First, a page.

President Lincoln Involved in Two Peace Missions

July 16, 1864

From New York City Presidential aide John Hay delivers President Lincoln’s letter to Horace Greeley. Hay telegraphs President Lincoln: “Arrived this morning at 6 AM and delivered your letter few minutes after. Although he thinks some one less known would create less excitement and be less embarrassed by public curiosity, still he will start immediately if he can have an absolute safe conduct for four persons to be named by him.

Your letter he does not think will guard them from arrest and with only those letter he would have to explain the whole matter to any officer who might choose to hinder them. If this meets with your approbation I can write the order in your name as A. A. G. or you can sent it by mail.

President Lincoln telegraphed back to Hay: “Yours received. Write the Safe-conduct, as you propose, without waiting for one by mail from me. If there is, or is not, any thing in the affair, I wish to know it, without unnecessary delay.”

Lincoln ordered: “The President of the United States directs that the four persons whose names follow, towit: Hon. Clement C. Clay Jacob Thompson   Prof. James B. Holcombe George N. Sanders Shall have safe conduct to the City of Washington in company with the Hon. Horace Greeely, and shall be exempt from arrest or annoyance of any kind from any officer of the United States during their journey to the said City of Washington.:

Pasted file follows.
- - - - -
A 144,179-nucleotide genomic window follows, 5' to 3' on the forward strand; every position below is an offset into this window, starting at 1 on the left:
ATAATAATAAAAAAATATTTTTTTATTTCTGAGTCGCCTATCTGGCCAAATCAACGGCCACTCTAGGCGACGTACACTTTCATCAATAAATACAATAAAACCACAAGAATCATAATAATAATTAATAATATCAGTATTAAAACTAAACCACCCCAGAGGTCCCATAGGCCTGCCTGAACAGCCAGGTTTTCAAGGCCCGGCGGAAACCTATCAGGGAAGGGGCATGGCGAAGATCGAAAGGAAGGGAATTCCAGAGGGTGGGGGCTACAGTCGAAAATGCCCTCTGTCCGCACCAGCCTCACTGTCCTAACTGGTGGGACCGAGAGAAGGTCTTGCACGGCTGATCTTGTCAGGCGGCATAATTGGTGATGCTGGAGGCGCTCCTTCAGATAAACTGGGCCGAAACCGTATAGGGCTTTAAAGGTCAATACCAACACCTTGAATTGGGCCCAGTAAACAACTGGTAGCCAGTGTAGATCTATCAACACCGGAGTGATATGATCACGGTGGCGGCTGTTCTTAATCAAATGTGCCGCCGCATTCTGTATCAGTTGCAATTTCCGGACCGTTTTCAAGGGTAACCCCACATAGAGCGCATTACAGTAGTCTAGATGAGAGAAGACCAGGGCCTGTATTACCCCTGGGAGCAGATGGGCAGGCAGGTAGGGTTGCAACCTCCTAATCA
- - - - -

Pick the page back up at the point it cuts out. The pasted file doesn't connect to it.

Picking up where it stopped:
Former Illinois Senator Orville H. Browning writes in his diary: “Called at the Presidents and spent an hour. Among other things he showed me a letter from Genl Halleck to Mr Stanton demanding that P M Genl Blair should be dismissed from the cabinet for saying the officers in command in Washington were poltroons for permitting the rebels to blockade th4e City and burn private residences almost under our guns. It was sent by Stanton to the President — He read me the letter and his reply, in which he said he should be the sole judge of when, and for what to dismiss a cabinet officers.”

Attorney General Edward Bates writes in his diary:“The President does not yet answer my demand for the revocation of the arbitrary orders of Genls Shepley and Butler, for ab[o]lishing civil law at Norfolk, Va.”

“The President, I fear, is in a most unpleasant dilemma. I am sure he sees and feels the wrong done, but cannot pluck up the spirit to redress the evil, much less to punish the wrong-doers. Well may he say, with King David – ‘These sons of Zeruiah be hard to me.’”

James Gilmore and Colonel James F. Jaquess cross Union lines on way to Richmond for peace talks.

Published in: on July 16, 2014 at 9:00 am  Leave a Comment  

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